Selected exhibitions: Art House Somerville, MA, solo exhibition; “Making Connections,” Atlantic Works Gallery, East Boston, MA; “The January Show”, Atlantic Works Gallery, East Boston, MA; “Unconnected Yet,” Bengal Bridge Boston; Fay Chandler Emerging Art Exhibition, City of Boston; International Exhibition on Animals in Art, Louisiana State University School of Veterinary Medicine Library, Baton Rouge, LA; Roots: New Growth, Caroline S. Mark Gallery, Wausau, WI; 5th Animal, Art Show International Gallery Online, Talent Award; All Botanical 2022, Contemporary Art Gallery Online, First Place award; Women in Art, Las Lagunas Art Gallery, CA; On the Wing, Kavanagh Gallery, St. Charles, IL; Confluence, solo exhibition, Armory Center for the Arts Cafe, Somerville MA; San Fernando Valley Arts and Cultural Center; Artistonish Magazine ExhibiZone; Souls, Cambridge Multicultural Arts Center; Nature, Cambridge Center for Adult Education; Cambridge Health Alliance; Yeshiva University Museum, NY; Hebrew College; O’Neill Public Library, Cambridge MA; Moses Brown School, Providence, RI; Doylestown Library; Leventhal-Sidman Jewish Community Center of Greater Boston; Bromfield Gallery; Honan-Allston Boston Public Library; and rotating loans of artwork to corporate clients of the DeCordova Museum, Lincoln, MA.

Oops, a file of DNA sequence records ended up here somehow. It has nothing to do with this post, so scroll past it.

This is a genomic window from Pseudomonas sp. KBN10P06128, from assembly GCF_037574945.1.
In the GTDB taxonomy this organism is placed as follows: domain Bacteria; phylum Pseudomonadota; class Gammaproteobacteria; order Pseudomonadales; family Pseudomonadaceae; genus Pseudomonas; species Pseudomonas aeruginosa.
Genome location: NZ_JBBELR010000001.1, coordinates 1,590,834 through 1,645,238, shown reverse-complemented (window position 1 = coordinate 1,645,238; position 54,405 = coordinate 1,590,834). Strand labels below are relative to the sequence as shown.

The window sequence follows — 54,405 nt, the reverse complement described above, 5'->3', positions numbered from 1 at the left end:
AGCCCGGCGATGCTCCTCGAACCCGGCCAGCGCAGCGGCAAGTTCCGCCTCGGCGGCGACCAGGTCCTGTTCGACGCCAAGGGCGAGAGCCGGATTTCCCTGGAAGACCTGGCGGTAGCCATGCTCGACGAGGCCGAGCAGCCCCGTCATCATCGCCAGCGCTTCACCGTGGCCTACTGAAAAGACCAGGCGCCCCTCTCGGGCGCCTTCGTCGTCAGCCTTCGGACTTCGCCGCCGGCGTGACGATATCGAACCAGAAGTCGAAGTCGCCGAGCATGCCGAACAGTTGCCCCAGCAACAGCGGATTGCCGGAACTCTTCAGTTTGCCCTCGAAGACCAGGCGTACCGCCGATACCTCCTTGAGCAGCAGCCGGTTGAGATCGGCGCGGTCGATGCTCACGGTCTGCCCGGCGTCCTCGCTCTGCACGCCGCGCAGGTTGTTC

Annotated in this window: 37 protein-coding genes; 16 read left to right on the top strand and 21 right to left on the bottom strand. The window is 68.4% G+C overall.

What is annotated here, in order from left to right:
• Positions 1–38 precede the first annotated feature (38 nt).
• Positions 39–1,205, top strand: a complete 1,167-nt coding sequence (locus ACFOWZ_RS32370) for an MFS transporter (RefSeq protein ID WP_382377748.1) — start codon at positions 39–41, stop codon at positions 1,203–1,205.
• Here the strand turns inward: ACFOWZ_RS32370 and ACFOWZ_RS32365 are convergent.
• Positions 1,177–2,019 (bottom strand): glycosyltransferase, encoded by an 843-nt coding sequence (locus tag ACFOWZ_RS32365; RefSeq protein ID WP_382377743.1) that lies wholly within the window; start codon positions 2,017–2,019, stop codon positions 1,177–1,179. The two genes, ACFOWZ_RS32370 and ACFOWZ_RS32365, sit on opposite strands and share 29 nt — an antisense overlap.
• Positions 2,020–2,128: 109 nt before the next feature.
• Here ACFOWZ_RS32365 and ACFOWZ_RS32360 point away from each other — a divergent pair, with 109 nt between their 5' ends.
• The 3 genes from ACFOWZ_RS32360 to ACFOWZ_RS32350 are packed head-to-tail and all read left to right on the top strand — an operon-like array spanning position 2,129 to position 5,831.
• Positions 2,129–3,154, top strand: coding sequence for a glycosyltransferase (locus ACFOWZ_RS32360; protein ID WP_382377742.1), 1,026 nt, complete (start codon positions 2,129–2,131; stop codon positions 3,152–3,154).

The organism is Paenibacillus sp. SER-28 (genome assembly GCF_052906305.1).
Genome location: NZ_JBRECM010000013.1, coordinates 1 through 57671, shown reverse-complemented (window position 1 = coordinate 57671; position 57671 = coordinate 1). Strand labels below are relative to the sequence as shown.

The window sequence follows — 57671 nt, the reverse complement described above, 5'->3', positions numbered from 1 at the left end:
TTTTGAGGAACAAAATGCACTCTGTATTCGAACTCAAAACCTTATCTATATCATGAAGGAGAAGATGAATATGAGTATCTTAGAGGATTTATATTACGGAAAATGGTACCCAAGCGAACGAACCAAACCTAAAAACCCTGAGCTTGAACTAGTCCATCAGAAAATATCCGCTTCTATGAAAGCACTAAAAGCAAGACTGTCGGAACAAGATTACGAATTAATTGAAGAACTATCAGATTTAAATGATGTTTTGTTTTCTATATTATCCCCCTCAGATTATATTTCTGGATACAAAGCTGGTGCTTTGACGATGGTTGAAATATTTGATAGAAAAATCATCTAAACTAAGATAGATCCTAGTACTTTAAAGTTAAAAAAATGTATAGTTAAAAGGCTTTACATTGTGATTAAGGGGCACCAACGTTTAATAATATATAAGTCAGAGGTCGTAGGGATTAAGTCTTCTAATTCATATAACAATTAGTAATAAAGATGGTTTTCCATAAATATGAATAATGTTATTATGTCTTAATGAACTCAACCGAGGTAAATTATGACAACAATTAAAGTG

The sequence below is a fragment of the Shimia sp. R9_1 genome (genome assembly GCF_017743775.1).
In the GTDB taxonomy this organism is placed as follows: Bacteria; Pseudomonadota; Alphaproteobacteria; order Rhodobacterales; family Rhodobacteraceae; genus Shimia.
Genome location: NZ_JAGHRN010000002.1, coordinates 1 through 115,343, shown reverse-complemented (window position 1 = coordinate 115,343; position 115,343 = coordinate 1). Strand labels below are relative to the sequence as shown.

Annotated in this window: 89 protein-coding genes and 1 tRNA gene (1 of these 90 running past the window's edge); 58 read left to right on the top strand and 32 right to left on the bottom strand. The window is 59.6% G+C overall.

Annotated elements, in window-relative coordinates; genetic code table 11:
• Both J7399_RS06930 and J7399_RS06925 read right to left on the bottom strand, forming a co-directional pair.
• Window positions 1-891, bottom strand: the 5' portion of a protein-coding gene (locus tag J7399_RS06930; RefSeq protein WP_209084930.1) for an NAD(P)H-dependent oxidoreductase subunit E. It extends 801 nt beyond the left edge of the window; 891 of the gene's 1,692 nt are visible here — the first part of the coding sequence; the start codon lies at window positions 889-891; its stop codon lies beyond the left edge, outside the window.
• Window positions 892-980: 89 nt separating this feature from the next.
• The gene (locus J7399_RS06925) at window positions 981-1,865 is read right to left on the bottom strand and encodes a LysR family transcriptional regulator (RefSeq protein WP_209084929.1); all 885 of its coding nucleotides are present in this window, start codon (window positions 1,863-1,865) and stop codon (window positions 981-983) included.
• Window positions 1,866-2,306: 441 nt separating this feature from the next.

Publications: Love Me Later, Bollix Books, 2005 and I Only Like What I Like, Bollix Books, 2003.
Julie Baer’s paintings reflect close attention to the biota in her natural environment, wherever she is, and the seasonal trajectory of its life cycles: budding, blooming, pollinating, fruiting, seeding, dying, renewal. The natural world is our collective home, family, heritage, and future, yet humans have caused irreparable habitat, resource, and species loss. Ecologists say native plant restoration is “nature’s best hope” for recreating biodiverse ecosystems that attract and support native pollinators and fauna. In her Rewilding series, Julie is painting (and planting) native plants, one species at a time. Collectively, this body reflects biodiversity, as her urban garden develops into a biodiverse ecosystem. In her quarantine project, Weird Season, she tried to photographically document her perceptual dissonance arising from the dichotomy between our indoor darkness contrasting with the burgeoning life activity outdoors. In 2020, Spring was shocking. Growth felt fierce, brave, vulnerable, and inherently hopeful. She began Confluence in 2021, conjuring thriving fantasy ecosystems in which flora and fauna interact with each other and the vibrant, entangled, buzzing, singing, swimming, flying, growing cadence of life.